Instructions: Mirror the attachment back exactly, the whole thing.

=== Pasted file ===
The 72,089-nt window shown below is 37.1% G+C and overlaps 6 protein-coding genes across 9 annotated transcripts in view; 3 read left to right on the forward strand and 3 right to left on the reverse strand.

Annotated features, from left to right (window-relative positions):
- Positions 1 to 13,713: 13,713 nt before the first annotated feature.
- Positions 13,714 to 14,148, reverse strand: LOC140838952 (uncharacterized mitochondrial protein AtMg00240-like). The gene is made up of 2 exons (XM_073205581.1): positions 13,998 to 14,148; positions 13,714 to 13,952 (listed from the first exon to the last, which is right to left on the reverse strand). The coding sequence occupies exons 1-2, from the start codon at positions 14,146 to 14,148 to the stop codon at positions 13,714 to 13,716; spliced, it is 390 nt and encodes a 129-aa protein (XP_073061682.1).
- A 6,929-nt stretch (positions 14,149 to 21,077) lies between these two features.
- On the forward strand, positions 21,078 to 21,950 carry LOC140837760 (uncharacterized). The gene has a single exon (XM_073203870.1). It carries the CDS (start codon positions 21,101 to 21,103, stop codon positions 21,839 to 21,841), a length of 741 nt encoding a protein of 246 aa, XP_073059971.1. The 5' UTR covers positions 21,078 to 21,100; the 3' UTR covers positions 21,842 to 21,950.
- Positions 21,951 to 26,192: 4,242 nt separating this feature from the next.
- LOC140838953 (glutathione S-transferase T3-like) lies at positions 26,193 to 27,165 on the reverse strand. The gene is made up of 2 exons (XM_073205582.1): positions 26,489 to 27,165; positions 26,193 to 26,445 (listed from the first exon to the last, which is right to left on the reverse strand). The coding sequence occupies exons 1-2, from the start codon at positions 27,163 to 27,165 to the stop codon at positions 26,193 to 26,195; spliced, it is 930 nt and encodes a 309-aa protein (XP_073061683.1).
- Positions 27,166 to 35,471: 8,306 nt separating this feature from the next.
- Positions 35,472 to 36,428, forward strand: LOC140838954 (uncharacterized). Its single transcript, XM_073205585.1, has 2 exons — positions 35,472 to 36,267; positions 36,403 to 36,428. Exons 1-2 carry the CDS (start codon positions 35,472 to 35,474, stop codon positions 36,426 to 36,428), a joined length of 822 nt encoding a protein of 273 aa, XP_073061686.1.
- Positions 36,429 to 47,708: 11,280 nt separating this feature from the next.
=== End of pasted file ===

The 72,089-nt window shown below is 37.1% G+C and overlaps 6 protein-coding genes across 9 annotated transcripts in view; 3 read left to right on the forward strand and 3 right to left on the reverse strand.

Annotated features, from left to right (window-relative positions):
- Positions 1 to 13,713: 13,713 nt before the first annotated feature.
- Positions 13,714 to 14,148, reverse strand: LOC140838952 (uncharacterized mitochondrial protein AtMg00240-like). The gene is made up of 2 exons (XM_073205581.1): positions 13,998 to 14,148; positions 13,714 to 13,952 (listed from the first exon to the last, which is right to left on the reverse strand). The coding sequence occupies exons 1-2, from the start codon at positions 14,146 to 14,148 to the stop codon at positions 13,714 to 13,716; spliced, it is 390 nt and encodes a 129-aa protein (XP_073061682.1).
- A 6,929-nt stretch (positions 14,149 to 21,077) lies between these two features.
- On the forward strand, positions 21,078 to 21,950 carry LOC140837760 (uncharacterized). The gene has a single exon (XM_073203870.1). It carries the CDS (start codon positions 21,101 to 21,103, stop codon positions 21,839 to 21,841), a length of 741 nt encoding a protein of 246 aa, XP_073059971.1. The 5' UTR covers positions 21,078 to 21,100; the 3' UTR covers positions 21,842 to 21,950.
- Positions 21,951 to 26,192: 4,242 nt separating this feature from the next.
- LOC140838953 (glutathione S-transferase T3-like) lies at positions 26,193 to 27,165 on the reverse strand. The gene is made up of 2 exons (XM_073205582.1): positions 26,489 to 27,165; positions 26,193 to 26,445 (listed from the first exon to the last, which is right to left on the reverse strand). The coding sequence occupies exons 1-2, from the start codon at positions 27,163 to 27,165 to the stop codon at positions 26,193 to 26,195; spliced, it is 930 nt and encodes a 309-aa protein (XP_073061683.1).
- Positions 27,166 to 35,471: 8,306 nt separating this feature from the next.
- Positions 35,472 to 36,428, forward strand: LOC140838954 (uncharacterized). Its single transcript, XM_073205585.1, has 2 exons — positions 35,472 to 36,267; positions 36,403 to 36,428. Exons 1-2 carry the CDS (start codon positions 35,472 to 35,474, stop codon positions 36,426 to 36,428), a joined length of 822 nt encoding a protein of 273 aa, XP_073061686.1.
- Positions 36,429 to 47,708: 11,280 nt separating this feature from the next.